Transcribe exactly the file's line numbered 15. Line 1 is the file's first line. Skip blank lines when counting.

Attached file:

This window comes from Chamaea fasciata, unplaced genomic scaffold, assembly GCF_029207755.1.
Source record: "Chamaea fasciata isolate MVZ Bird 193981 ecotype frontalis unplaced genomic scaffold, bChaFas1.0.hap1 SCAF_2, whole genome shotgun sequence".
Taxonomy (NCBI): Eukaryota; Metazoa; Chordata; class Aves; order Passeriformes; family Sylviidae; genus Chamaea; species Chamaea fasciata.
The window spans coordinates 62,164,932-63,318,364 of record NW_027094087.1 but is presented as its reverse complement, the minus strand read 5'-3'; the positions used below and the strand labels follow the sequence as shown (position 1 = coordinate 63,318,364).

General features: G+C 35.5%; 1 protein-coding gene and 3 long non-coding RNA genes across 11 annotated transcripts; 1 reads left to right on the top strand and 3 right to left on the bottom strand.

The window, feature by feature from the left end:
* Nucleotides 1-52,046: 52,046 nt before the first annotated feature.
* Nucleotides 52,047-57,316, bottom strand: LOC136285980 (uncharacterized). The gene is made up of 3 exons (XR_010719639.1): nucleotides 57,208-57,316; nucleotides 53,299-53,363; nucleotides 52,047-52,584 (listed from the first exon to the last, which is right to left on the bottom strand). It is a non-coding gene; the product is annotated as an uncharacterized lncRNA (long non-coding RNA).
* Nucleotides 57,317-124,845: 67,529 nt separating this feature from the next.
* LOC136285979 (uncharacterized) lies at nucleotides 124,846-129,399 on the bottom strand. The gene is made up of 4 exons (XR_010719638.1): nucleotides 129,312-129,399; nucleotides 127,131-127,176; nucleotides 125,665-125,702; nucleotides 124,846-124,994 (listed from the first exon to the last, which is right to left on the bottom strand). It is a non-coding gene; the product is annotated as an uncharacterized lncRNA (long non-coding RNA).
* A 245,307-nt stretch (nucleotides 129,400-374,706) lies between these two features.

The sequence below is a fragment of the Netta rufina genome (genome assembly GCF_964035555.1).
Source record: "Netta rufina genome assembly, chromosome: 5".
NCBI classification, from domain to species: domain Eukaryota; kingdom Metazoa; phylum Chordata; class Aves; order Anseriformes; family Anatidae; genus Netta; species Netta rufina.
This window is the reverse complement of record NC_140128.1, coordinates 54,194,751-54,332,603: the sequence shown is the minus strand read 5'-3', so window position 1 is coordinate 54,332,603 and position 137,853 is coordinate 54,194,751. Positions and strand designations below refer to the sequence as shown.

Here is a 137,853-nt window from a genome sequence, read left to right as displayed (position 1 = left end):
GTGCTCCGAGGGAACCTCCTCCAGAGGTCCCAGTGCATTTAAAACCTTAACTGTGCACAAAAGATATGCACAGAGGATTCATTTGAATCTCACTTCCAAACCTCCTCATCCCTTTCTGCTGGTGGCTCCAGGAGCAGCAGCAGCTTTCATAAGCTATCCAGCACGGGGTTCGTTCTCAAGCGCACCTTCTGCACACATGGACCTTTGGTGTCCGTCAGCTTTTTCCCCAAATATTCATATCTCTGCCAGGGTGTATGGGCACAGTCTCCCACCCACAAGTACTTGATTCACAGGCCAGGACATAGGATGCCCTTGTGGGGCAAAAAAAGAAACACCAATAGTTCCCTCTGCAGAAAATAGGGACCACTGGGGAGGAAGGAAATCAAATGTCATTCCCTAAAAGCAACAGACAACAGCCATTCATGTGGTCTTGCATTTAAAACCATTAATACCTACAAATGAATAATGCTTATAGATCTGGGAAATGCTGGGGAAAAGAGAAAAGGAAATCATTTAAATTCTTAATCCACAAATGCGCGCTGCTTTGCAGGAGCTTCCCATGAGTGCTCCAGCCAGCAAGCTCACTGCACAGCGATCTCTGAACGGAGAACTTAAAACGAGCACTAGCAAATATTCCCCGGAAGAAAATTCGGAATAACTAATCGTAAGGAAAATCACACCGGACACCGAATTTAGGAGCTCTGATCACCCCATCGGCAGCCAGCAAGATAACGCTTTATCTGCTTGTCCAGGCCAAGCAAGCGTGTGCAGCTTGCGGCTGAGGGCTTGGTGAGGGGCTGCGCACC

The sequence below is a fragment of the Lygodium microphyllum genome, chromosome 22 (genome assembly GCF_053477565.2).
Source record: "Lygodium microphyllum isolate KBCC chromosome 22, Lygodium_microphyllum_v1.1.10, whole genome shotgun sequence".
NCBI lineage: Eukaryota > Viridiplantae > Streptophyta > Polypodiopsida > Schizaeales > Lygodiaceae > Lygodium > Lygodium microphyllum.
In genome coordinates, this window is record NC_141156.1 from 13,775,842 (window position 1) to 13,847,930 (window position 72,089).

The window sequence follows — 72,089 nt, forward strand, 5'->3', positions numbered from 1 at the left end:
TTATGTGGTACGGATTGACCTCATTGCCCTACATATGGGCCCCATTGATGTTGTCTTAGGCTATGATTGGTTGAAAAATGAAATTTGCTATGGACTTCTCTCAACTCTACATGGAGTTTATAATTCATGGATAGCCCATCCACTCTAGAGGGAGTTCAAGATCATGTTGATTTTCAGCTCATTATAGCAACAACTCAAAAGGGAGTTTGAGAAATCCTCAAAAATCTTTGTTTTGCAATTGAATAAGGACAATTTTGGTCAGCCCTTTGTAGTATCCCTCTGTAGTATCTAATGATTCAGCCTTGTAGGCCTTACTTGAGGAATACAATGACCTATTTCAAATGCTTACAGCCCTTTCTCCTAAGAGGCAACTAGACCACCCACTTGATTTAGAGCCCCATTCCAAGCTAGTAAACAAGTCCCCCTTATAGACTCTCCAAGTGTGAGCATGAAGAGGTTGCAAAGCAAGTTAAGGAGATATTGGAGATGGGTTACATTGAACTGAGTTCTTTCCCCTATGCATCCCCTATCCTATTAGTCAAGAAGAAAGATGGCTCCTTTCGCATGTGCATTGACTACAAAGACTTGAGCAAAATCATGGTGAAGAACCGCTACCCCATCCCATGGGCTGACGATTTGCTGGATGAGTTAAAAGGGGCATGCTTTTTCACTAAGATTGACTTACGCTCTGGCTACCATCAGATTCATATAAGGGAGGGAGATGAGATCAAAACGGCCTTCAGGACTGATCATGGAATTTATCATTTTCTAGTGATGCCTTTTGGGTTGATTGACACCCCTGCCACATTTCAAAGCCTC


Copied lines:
This window is the reverse complement of record NC_140128.1, coordinates 54,194,751-54,332,603: the sequence shown is the minus strand read 5'-3', so window position 1 is coordinate 54,332,603 and position 137,853 is coordinate 54,194,751. Positions and strand designations below refer to the sequence as shown.